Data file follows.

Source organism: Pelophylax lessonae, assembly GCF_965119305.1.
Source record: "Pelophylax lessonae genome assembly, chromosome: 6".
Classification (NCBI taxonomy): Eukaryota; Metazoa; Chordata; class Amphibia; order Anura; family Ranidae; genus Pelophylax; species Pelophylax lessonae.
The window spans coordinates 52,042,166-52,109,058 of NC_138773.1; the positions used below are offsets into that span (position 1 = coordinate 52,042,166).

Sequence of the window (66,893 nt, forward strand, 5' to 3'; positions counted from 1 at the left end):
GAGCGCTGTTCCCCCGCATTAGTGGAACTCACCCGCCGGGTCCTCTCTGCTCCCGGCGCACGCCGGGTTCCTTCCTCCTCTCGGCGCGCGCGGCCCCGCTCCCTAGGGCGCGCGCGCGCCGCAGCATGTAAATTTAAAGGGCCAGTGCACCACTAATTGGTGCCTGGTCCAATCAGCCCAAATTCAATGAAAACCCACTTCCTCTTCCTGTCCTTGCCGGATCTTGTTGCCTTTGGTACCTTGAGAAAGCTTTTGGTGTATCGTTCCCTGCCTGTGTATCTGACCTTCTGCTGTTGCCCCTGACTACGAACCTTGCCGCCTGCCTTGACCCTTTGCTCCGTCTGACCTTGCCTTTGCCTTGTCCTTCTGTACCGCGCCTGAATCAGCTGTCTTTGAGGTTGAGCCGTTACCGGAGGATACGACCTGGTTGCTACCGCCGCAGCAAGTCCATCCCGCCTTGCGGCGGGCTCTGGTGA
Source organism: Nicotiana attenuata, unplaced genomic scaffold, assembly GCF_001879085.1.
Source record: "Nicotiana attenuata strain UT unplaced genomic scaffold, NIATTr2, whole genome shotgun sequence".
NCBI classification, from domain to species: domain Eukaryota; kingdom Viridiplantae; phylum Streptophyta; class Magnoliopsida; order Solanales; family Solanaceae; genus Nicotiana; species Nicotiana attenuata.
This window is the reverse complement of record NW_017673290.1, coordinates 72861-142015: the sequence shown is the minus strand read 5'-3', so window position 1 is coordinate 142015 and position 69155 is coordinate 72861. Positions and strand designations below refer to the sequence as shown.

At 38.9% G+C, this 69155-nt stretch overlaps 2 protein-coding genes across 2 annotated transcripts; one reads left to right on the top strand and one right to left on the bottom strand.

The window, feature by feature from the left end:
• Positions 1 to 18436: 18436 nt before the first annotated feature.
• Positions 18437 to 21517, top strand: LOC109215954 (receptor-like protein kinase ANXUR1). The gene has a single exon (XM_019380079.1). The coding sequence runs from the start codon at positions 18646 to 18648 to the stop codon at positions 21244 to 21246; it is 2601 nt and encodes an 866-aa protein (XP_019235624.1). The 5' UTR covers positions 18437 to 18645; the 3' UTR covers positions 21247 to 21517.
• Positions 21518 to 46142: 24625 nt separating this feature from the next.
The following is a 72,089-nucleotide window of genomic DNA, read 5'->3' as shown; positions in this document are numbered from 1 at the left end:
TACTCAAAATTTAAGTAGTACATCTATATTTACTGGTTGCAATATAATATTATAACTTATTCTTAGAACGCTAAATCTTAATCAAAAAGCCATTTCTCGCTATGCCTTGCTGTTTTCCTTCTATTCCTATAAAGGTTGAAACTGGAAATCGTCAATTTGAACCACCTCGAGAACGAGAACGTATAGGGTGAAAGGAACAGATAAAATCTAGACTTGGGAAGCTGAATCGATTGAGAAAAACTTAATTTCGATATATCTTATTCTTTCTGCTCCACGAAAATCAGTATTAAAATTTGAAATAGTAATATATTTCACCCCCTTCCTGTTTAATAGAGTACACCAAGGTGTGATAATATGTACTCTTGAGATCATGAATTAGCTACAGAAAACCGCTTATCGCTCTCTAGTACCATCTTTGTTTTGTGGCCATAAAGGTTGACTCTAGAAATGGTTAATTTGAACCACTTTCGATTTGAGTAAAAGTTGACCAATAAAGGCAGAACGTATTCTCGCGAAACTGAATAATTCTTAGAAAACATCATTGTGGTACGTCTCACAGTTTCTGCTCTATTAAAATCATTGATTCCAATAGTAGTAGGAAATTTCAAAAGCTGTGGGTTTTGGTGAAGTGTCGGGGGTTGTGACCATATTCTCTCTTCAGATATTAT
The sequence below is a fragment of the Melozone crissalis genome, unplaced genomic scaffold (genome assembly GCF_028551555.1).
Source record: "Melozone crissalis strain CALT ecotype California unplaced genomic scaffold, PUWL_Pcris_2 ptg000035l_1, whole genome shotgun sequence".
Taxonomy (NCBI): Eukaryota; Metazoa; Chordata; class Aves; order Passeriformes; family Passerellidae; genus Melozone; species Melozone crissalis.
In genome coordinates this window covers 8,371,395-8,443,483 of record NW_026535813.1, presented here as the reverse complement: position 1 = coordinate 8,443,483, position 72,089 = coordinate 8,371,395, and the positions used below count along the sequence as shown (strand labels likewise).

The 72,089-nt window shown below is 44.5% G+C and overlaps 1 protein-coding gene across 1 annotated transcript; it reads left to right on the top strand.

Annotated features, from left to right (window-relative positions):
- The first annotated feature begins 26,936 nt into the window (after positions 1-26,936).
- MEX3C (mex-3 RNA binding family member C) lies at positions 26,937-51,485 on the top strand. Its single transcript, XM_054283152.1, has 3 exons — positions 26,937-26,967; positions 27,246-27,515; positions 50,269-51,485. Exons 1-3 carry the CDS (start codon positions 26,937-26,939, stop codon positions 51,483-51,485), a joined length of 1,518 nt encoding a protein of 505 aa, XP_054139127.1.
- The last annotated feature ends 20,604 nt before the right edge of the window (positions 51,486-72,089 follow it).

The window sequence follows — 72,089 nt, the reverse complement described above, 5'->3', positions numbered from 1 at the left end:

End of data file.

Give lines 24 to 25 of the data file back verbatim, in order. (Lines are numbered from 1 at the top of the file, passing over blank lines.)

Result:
- The first annotated feature begins 26,936 nt into the window (after positions 1-26,936).
- MEX3C (mex-3 RNA binding family member C) lies at positions 26,937-51,485 on the top strand. Its single transcript, XM_054283152.1, has 3 exons — positions 26,937-26,967; positions 27,246-27,515; positions 50,269-51,485. Exons 1-3 carry the CDS (start codon positions 26,937-26,939, stop codon positions 51,483-51,485), a joined length of 1,518 nt encoding a protein of 505 aa, XP_054139127.1.